What's New

  • Diving near the Omeo wreck

    16 Feb 2021

    Enjoy the Omeo wreck, but ‘look don’t touch’ to preserve the significant site and its sea life.

    The Western Australian Museum has joined the City of Cockburn to appeal for visitors to the Omeo wreck at Coogee Maritime Trail to take care of the historic site.

    The popular underwater Trail off Socrates Parade in North Coogee has experienced an influx of visitors in recent months as more people explore their own backyard during COVID-19 travel restrictions.

    As a result, the area has been inundated with visitors, many standing on the wreck, causing damage to the fragile steel hull while also harming the marine habitat and the sea life it supports.

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    News
    Flora Perrella

  • Gogo app

    29 Jan 2021

    Gogo digital platform provides a deep dive into amazing stories at WA Museum Boola Bardip

    Today the Western Australian Museum launched an innovative digital guide to the WA Museum Boola Bardip.

    Named ‘Gogo’ the guide provides a huge amount of additional information about 250 specially selected items in the Museum. It allows visitors to take a ‘highlights’ tour around each of the eight exhibition galleries, or explore the stories behind the collections in much more detail.

    Using oral histories, letters, photographs, videos and expert interviews, and some augmented reality, Gogo provides a rich new experience for visitors.

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    News
    Flora Perrella

  • Troglodiplura lowryi

    27 Jan 2021

    Rare species of cave-dwelling spiders named in honour of Thai cave rescuers

    New species of the world’s most specialised cave-dwelling trapdoor spider, Troglodiplura, have been named in honour of key people involved in the 2018 Thai cave rescue.

    Four new species of the rare, blind, cave-dwelling spiders found only in permanently dark zones in caves of Australia’s Nullarbor Plain have been named and published by Western Australian Museum scientists.

    WA Museum lead scientist Dr Mark Harvey said he and his team wanted to pay tribute to the key people involved in the Thai cave rescue and named the new species in their honour.

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    News
    Flora Perrella

  • Male and female specimens of Harveyus contrerasi.

    7 Jan 2021

    New genus of schizomid named after WA Museum’s Dr Mark Harvey

    Can you imagine having an entire genus named after you?

    This great honour was bestowed upon the Western Australian Museum’s Head of Terrestrial Zoology Dr Mark Harvey, when his colleagues named a new genus of schizomid, or short-tailed whipscorpion, after him.

    The team, led by Rodrigo Monjaraz-Ruedas, discovered six new schizomid genera in their study, and named one Harveyus, in recognition of Mark’s exceptional contributions to schizomid research.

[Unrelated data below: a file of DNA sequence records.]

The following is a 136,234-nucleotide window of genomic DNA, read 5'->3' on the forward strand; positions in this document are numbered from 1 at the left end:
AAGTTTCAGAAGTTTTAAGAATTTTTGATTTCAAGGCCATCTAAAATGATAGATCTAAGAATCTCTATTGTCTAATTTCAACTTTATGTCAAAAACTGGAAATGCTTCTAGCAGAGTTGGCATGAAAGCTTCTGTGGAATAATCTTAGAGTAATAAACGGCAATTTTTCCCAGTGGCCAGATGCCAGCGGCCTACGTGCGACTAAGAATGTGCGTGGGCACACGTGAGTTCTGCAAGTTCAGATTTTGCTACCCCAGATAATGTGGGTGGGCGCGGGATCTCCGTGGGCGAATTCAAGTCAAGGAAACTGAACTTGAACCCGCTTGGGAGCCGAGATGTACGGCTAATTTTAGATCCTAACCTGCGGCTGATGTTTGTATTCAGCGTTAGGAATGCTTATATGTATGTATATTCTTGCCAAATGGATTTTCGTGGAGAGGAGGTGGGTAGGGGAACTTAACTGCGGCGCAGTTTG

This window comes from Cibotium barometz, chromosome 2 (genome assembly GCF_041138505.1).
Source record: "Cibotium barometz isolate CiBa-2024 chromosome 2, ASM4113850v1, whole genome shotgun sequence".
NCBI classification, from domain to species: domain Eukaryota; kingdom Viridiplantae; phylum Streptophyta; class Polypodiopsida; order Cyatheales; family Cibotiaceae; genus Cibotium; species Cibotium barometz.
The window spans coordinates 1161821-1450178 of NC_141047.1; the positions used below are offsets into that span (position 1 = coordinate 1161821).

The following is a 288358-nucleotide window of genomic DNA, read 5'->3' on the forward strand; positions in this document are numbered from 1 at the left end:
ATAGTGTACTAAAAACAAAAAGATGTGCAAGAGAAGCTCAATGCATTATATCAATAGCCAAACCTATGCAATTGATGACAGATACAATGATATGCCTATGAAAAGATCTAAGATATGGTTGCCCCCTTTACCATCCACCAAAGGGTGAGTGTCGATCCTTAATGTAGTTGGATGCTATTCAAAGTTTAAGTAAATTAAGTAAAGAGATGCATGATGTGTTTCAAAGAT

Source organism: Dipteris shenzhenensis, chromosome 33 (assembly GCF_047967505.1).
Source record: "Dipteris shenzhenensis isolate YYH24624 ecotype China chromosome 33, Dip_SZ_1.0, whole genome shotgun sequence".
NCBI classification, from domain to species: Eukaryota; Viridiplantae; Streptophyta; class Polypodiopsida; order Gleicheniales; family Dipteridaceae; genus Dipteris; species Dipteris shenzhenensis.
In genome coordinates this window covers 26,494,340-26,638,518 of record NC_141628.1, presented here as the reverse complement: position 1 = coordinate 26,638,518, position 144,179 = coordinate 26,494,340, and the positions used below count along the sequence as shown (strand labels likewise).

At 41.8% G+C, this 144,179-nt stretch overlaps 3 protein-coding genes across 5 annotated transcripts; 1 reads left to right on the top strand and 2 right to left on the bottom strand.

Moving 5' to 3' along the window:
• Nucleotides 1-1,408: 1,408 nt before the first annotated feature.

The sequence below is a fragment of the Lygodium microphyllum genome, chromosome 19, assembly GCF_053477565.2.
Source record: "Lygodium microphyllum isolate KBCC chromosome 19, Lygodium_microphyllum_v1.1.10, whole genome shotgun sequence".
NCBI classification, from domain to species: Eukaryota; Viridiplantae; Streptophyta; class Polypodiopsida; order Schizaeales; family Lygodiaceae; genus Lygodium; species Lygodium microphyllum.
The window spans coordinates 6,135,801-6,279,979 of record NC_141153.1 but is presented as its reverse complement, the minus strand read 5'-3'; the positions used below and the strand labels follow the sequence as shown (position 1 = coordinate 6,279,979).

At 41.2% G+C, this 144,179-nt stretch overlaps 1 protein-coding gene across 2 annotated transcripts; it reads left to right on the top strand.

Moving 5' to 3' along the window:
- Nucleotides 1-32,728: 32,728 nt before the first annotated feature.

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    Article
    Katherine Jeffries

  • Animal head terminal from harness bow

    16 Dec 2020

    The Vikings are here! Real Viking Age artefacts at the WA Maritime Museum

    The largest collection of authentic Viking artefacts to ever come to Western Australia is now on display at the WA Maritime Museum in Fremantle!

    The international touring exhibition Vikings: Warriors of the North, Giants of the Sea offers a fascinating glimpse into the dramatic world of ancient Vikings at home and abroad.

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    News
    Flora Perrella

  • Male Draculoides anachoretus

    28 Oct 2020

    Researchers count 13 new species of fanged arachnids in the Pilbara

    Researchers from the Western Australian Museum and The University of Western Australian have discovered 13 new species of the elusive ‘spricket’ in Australia’s north-west, a creature that looks like a cross between a spider and a cricket and is only around 3mm long and 0.5mm wide.

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    News
    Flora Perrella

  • A brightly coloured sea creature in the ocean

    26 Aug 2020

    National Science Week 2020 - see the videos

    Thanks to everyone who attended the National Science Week 2020: Deep Blue - Meet the Scientists Q&A [RV Falkor Expedition] at the WA Maritime Museum on August 18th.

    Watch the videos Meet the Scientists 2020

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    Article
    Katherine Jeffries

  • 25 Aug 2020

    COVID-19

    COVID-19 UPDATE

    At the Western Australian Museum, the health and safety of our visitors, volunteers and employees is our priority.

    We have a COVID-19 Safety Plan in place and we are following Government advice.

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    Article

  • 24 Aug 2020

    Win a Broome Adventure

    The Foundation for the WA Museum and Channel 7 are giving you a chance to win a once in a lifetime Broome adventure worth up to $40,000! 

    You and a friend could win return flights to Broome, a five-night luxury adventure aboard True North AND five nights at Cable Beach Club.

    To find out more visit https://fwam.com.au/2020Lottery

     

     

     

     

     

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    News

  • Field Guide to the Seastars of Australia

    8 Jun 2020

    Comprehensive field guide to seastars captures esteemed 60-year career

    To mark World Oceans Day, renowned Western Australian Museum scientist 90-year-old Loisette Marsh launched her magnum opus – Field Guide to the Seastars of Australia.